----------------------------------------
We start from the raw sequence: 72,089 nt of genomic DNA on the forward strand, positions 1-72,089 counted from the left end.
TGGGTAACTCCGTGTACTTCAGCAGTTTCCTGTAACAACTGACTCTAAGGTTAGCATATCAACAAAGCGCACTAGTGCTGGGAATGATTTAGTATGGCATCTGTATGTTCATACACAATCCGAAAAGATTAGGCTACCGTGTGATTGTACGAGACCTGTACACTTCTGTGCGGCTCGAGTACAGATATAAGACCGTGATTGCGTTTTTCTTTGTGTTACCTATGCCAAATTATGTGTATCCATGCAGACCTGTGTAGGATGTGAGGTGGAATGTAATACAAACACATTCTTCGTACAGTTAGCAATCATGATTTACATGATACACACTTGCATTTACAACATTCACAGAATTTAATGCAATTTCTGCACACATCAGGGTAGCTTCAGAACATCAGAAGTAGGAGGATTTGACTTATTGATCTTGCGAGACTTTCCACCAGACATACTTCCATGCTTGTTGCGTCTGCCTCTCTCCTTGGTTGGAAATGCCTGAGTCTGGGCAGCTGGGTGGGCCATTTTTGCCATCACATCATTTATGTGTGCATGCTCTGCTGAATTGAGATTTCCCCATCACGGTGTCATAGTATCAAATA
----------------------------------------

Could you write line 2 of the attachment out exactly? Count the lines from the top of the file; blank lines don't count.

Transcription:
TGGGTAACTCCGTGTACTTCAGCAGTTTCCTGTAACAACTGACTCTAAGGTTAGCATATCAACAAAGCGCACTAGTGCTGGGAATGATTTAGTATGGCATCTGTATGTTCATACACAATCCGAAAAGATTAGGCTACCGTGTGATTGTACGAGACCTGTACACTTCTGTGCGGCTCGAGTACAGATATAAGACCGTGATTGCGTTTTTCTTTGTGTTACCTATGCCAAATTATGTGTATCCATGCAGACCTGTGTAGGATGTGAGGTGGAATGTAATACAAACACATTCTTCGTACAGTTAGCAATCATGATTTACATGATACACACTTGCATTTACAACATTCACAGAATTTAATGCAATTTCTGCACACATCAGGGTAGCTTCAGAACATCAGAAGTAGGAGGATTTGACTTATTGATCTTGCGAGACTTTCCACCAGACATACTTCCATGCTTGTTGCGTCTGCCTCTCTCCTTGGTTGGAAATGCCTGAGTCTGGGCAGCTGGGTGGGCCATTTTTGCCATCACATCATTTATGTGTGCATGCTCTGCTGAATTGAGATTTCCCCATCACGGTGTCATAGTATCAAATA